A move. Three kids to transition to a new school. Taking his wife hours from her family and career.
These were not small considerations.
When Troy Hadrick contemplated managing his family’s commercial Angus herd near Faulkton, South Dakota, change was a given. It was even part of the allure.
“One of the things I wanted to do was go for high carcass quality and try and capture some of those premiums,” Troy says, channeling his South Dakota State University meats judging experience. “When those cattle are hanging on the rail, it really doesn’t take much more effort to go CAB and Prime than it does to only have ones that don’t, and in the end, we get paid more for it.”
In 2010, the family made the move as he started making herd plans, and I met Troy and wife Stacy for the first time, judging the National Beef Ambassador competition together.
I knew something of them from their Advocates for Ag work, but in-person I could tell they were eager learners and educators. Still today, “agvocacy” work takes them off the ranch a dozen or more times a year, and recently Troy shared his genetic progress with fellow producers.
But those animals at home demand attention.
“I didn’t want the cows to be the thing that we got to when we weren’t busy farming, because I don’t think you’re going to fully realize the potential of your cow herd if they’re all kind of the afterthought,” he says.
Over the next two years, the older generation transferred the diversified business to Troy and his two cousins (who head up the machinery and farming), so the rancher was in the driver’s seat.
The year was 2012, one many remember as the driest on record, a landmark drought.
“You get all excited for that first year, and you feel like you’re ready to go out and start the world on fire, and then, when it forgets to rain, it changes all your plans,” Troy recalls.
The cattleman wrote specific goals, including “freeing up feed base” by decreasing cow size and improving calf marketing through retained ownership.
“We had to get lean pretty fast,” Troy says, noting deep culling. Selection for cow type was set. Getting a baseline on how his cattle were doing? That would have to wait.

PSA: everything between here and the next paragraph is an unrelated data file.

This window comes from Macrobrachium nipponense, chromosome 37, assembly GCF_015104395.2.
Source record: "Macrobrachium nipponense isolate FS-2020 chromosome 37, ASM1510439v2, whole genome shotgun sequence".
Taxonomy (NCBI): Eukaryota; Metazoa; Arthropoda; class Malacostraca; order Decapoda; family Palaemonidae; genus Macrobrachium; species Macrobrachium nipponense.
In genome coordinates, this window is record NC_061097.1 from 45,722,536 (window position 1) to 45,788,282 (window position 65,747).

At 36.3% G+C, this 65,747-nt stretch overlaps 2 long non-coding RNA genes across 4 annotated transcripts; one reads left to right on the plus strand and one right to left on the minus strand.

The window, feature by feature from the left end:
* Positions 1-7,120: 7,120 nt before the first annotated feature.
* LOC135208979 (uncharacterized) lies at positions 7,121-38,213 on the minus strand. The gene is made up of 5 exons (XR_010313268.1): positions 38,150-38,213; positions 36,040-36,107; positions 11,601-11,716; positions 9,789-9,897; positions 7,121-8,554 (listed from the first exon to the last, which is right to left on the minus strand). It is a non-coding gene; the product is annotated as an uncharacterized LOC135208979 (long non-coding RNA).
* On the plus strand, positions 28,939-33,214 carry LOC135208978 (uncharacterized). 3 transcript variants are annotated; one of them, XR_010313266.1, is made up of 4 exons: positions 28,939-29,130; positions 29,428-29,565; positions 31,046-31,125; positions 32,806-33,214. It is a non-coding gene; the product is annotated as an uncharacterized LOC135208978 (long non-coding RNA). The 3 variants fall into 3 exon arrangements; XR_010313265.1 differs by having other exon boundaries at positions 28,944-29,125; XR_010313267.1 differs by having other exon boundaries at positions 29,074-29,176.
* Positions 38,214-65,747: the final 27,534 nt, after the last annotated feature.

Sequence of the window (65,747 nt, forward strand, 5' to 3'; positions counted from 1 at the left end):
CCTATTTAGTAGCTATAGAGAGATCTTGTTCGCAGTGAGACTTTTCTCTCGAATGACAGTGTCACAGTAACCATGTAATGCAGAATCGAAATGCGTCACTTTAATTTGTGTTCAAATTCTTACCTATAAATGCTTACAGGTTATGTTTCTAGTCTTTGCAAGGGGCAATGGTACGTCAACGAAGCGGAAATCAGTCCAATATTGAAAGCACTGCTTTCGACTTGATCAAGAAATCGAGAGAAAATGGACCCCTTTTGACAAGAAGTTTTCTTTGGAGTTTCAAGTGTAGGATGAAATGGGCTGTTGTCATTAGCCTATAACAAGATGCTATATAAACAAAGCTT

“We didn’t have a measuring stick,” Troy laments, but that didn’t delay the mission to improve.
“The idea of expansion as the key to success didn’t look very promising to me,” he says. In the era of $7/bushel corn and expensive land, the idea of “let’s get bigger” was quickly replaced by “let’s get better.”
Fast forward to 2016 and three years of carcass data shows dramatic improvements, from what had been 80% Choice and 30% Certified Angus Beef ® (CAB®) brand qualifiers, to 80% CAB or better, with more than 18% Prime.
He credits a strong artificial insemination (AI) program, a relationship with Irsik and Doll Feed Yard at Garden City, Kan., and GeneMax testing to point to the best possible replacements.
“I really want to get to where we have everything CAB and Prime, because that’s the way you really see the premiums start to stack up,” he says.
What, specifically, will the cattleman do to get there? Find out as I begin another round of “Following the Calves.” Next we’ll catch up on what’s been happening at the Hadrick ranch this fall.
May your bottom line be filled with black ink,
P.S. Travel across the country as we follow other calves from ranch to feedyard this year. The first installment in our second round of the series takes you to veteran cattleman Glenn Cantrell in Oklahoma.